Knives Tile

Inexpensive Knives You’ll Actually Use

No con foisted on the general public is so atrocious, so wrong-headed or so widely believed as the one that tells you you need a full set of specialized cutlery in various sizes.
– Anthony Bourdain, Kitchen Confidential

Forget those expensive knife blocks with tons of knives you’ll never use. For $100 you can get three good knives you’ll actually use and a good tool to keep them sharp.

I know that these knives aren’t the high-end Japanese knives that you’ll pass on to your children, but these will serve you well until you save up enough to buy the ones you really want.

They are sharp, durable, balanced, and inexpensive. Everything you need.

Note: These are Amazon Affiliate links. I really do use and believe in these knives. If you buy them from these links, you are supporting my Amazon addiction and this blog. Thanks!

 

Wusthof Silverpoint II 4-1/2-Inch Utility Knife

$14.95 at time of writing

I use this knife for cutting up apples and small fruit in general, charcuterie, and small vegetables.

 

F Dick 7″ Offset Bread Knife

$21.76 at time of writing

This knife handles all types of bread like a champ. It is also perfect for tomatos and other soft vegetables. I learned about this knife from Anthony Bourdain’s Kitchen Confidential. You can use it for just about everything.

 

Victorinox Fibrox Straight Edge Chef’s Knife, 8-Inch

$44.95 at time of writing

This knife has topped the budget knife charts for years. It is super sharp, balanced, durable, and inexpensive. 4.8/5 stars on Amazon with 4,200 reviews. I use this knife for almost every kitchen task.

 

PriorityChef Knife Sharpener for Straight and Serrated Knives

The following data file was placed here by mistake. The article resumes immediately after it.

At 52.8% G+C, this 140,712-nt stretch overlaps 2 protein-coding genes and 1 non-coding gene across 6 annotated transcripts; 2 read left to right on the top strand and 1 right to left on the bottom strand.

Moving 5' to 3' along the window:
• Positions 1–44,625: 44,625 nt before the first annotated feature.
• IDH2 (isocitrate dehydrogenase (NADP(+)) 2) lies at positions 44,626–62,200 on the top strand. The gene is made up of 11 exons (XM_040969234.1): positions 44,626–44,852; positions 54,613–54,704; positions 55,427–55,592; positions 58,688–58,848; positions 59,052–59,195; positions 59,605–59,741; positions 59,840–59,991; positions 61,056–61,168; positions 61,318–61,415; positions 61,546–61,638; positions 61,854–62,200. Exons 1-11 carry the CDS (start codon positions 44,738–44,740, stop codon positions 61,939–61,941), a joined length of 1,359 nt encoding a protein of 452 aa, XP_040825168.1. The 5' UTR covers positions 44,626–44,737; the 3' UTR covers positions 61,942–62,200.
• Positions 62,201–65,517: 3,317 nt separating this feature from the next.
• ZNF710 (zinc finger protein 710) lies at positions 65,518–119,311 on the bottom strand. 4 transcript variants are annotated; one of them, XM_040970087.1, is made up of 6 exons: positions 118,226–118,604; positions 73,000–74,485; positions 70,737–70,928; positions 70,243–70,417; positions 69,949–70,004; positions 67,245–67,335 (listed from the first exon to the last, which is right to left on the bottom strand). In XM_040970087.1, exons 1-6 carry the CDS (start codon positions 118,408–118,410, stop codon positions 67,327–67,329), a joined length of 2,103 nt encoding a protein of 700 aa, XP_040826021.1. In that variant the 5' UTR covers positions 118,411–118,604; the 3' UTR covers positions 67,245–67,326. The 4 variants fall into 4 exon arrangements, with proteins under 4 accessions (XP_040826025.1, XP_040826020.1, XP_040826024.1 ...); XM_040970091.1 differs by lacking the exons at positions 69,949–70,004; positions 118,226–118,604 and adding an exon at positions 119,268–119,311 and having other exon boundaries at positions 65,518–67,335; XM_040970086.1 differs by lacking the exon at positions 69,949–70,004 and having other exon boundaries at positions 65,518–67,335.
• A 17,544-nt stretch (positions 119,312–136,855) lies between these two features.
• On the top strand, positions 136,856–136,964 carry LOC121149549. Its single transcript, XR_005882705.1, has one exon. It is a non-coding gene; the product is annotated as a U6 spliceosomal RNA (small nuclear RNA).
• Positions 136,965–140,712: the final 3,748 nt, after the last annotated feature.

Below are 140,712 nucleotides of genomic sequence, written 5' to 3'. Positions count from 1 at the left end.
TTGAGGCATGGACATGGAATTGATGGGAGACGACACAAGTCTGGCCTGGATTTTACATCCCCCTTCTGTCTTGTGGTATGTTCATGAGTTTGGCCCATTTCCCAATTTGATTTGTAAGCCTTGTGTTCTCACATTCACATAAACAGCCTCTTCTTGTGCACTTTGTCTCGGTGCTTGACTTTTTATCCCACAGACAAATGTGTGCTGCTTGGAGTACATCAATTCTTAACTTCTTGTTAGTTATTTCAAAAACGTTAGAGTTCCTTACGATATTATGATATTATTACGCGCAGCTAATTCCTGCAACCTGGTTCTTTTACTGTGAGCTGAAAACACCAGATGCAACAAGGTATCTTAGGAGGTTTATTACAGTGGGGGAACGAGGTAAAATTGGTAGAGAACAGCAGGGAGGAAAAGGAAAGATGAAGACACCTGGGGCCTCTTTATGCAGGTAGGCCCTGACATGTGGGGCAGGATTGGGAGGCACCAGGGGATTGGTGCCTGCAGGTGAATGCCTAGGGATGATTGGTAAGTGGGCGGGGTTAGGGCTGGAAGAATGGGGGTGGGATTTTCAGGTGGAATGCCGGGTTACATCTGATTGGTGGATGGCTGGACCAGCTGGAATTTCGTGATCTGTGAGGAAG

$19.95 at time of writing

You need something to keep your knives sharp. Sharpen them regularly! This is a great little tool that will work for both straight and serrated knives. I know it isn’t as cool as one of those precision sharpening systems from Lansky, but this is so easy to use that you’ll actually use it regularly. Take the pressure off and it will actually get done.

 

EDIT: Check out Robert Ramsey’s comment below. The Chinese cleaver is a steal and definitely worth picking up! I just bought one on his recommendation. 

 


 

Bonus items

Now that you have some knives, you need to learn how to use them and learn how to take care of them.

Also, here are some cutting-related items you might want have around the kitchen:

Wusthof 5558-1 Come-Apart Kitchen Shears

$19.95 at time of writing

The kitchen shears that usually come with knife block sets are garbage. They are difficult to clean and usually arent strong enough to spatchcock a chicken, let alone a turkey. This is a good, sturdy set that is easy to take apart for cleaning.

 

OXO Good Grips Multi-purpose stainless steel scraper & chopper

$9.95 at time of writing.

Bench scrapers are great for working with any kind of dough, so they are a must-have if you bake. I use one for scraping things off of my cutting board instead of dulling the edge of my knives. Since this scraper also has a bit of an edge, I use it for rough-chopping carrots and parsnips.

 

Laguiole Steak Knives

$54.50 at time of writing

Don’t talk yourself into a run-of-the-mill knife block with tons of knives you won’t use just because it has steak knives. Buy the knives I recommended above and then pick up a decent set of Laguiole steak knives that will make you happy every time you use them.

This Post Has 4 Comments
  1. A chinese cleaver can be used for just about anything, and they are intentionally made to be cheap. Break down a chicken, smash through a napa cabbage for kimchi, or crush garlic under the blade (I also find them useful for particularly stubborn squash), you’ll find yourself reaching for the cleaver more often than you think. http://www.amazon.com/Winco-Chinese-Cleaver-wooden-handle/dp/B003HESNR8/ref=pd_sim_79_3?ie=UTF8&dpID=218B%2BwXHdWL&dpSrc=sims&preST=_AC_UL160_SR160%2C160_&refRID=185GBWGFC6TGM8HMKZ58

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